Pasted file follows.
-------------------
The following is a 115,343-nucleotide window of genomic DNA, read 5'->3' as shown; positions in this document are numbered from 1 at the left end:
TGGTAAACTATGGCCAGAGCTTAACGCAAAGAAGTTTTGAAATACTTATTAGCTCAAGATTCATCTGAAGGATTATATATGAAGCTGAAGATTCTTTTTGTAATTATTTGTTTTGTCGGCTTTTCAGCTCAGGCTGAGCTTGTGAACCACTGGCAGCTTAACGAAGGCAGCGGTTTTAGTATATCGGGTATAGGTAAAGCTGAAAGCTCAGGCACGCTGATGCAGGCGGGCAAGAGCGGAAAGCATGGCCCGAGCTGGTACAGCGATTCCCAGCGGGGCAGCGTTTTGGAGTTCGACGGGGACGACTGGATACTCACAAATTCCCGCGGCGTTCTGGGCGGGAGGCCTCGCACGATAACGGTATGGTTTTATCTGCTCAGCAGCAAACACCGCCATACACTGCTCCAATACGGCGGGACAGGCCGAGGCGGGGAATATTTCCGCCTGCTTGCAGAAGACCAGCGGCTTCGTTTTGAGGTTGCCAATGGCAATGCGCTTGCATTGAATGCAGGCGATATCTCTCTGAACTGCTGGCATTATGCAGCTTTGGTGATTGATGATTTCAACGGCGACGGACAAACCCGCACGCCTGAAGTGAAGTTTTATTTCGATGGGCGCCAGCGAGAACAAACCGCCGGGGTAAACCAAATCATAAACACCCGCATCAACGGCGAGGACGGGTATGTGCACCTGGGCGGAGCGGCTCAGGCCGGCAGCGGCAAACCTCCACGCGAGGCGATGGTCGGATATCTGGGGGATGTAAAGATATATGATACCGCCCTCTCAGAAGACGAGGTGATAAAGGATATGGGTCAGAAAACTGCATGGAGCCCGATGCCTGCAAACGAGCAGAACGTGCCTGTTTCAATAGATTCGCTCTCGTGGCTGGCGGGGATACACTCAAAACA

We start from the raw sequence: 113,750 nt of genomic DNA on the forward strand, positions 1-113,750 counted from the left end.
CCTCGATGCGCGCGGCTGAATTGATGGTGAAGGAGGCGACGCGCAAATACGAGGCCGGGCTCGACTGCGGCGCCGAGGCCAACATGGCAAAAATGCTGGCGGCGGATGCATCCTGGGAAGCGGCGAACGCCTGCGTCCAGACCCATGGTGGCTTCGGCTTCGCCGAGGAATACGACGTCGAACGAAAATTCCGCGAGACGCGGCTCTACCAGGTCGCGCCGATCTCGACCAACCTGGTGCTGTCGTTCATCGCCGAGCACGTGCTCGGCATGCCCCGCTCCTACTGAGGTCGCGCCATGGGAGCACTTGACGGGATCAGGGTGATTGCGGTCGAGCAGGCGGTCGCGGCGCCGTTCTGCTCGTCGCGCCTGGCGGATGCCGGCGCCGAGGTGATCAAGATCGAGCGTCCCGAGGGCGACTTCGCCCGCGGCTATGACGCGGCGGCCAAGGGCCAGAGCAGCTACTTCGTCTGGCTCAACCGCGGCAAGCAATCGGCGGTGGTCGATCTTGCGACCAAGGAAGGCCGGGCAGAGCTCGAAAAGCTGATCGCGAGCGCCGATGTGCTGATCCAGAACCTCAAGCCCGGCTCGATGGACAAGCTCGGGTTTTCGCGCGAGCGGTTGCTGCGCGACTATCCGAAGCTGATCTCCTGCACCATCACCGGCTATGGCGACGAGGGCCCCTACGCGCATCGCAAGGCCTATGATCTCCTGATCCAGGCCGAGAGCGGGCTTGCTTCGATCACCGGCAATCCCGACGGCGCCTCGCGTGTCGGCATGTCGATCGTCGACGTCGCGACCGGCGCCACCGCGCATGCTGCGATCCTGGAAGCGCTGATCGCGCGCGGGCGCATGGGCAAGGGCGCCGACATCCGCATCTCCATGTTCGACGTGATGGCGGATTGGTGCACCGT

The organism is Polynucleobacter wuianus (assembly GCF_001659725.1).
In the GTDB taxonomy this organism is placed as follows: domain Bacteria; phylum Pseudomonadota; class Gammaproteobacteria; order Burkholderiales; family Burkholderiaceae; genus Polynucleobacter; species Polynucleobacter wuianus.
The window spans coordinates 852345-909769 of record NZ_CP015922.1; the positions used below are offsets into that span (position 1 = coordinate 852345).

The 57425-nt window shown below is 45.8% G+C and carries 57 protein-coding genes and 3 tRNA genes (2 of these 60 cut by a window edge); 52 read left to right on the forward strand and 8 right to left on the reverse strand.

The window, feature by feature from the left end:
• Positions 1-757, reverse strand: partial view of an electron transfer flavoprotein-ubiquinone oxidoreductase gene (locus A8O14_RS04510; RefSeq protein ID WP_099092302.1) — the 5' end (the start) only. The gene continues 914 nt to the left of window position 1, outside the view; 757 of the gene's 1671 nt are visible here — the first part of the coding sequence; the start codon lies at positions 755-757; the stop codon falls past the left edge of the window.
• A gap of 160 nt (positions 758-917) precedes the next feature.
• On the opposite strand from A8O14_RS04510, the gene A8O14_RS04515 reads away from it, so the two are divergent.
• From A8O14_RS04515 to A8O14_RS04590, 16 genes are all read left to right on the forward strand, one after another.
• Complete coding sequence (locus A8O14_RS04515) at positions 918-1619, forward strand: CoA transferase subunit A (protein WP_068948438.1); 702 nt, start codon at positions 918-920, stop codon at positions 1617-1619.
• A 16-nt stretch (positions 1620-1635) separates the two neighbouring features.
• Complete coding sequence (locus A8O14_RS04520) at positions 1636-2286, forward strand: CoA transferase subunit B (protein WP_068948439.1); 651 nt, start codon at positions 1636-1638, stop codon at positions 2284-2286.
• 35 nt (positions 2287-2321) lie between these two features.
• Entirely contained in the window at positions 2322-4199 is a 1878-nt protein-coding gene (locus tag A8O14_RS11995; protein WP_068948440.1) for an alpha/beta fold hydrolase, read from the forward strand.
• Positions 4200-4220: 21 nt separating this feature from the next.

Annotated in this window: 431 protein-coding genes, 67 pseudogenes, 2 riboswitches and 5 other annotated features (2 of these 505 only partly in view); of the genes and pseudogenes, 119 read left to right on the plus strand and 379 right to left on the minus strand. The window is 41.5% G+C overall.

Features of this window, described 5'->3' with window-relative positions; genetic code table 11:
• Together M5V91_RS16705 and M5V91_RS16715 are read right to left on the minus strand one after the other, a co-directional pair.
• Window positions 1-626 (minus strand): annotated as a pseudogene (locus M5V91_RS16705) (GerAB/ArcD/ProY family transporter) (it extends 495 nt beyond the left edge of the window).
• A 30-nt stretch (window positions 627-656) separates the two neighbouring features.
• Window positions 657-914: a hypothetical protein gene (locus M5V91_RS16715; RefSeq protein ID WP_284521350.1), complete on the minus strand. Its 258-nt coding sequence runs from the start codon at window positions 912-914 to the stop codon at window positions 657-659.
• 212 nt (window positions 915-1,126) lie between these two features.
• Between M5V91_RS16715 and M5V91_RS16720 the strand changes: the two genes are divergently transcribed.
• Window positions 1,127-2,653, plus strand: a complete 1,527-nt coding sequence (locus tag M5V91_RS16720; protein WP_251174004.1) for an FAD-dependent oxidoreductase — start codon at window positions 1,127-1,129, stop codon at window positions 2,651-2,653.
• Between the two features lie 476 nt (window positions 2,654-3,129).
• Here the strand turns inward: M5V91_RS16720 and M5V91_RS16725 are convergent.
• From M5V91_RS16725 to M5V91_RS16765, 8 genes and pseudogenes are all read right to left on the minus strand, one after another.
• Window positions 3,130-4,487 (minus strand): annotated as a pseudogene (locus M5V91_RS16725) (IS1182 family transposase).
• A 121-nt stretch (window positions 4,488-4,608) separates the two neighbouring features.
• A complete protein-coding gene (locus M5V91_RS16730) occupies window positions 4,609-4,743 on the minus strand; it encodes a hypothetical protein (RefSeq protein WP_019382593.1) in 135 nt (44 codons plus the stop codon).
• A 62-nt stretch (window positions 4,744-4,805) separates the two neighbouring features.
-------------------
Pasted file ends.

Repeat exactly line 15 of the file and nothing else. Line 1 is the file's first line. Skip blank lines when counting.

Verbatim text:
• A 16-nt stretch (positions 1620-1635) separates the two neighbouring features.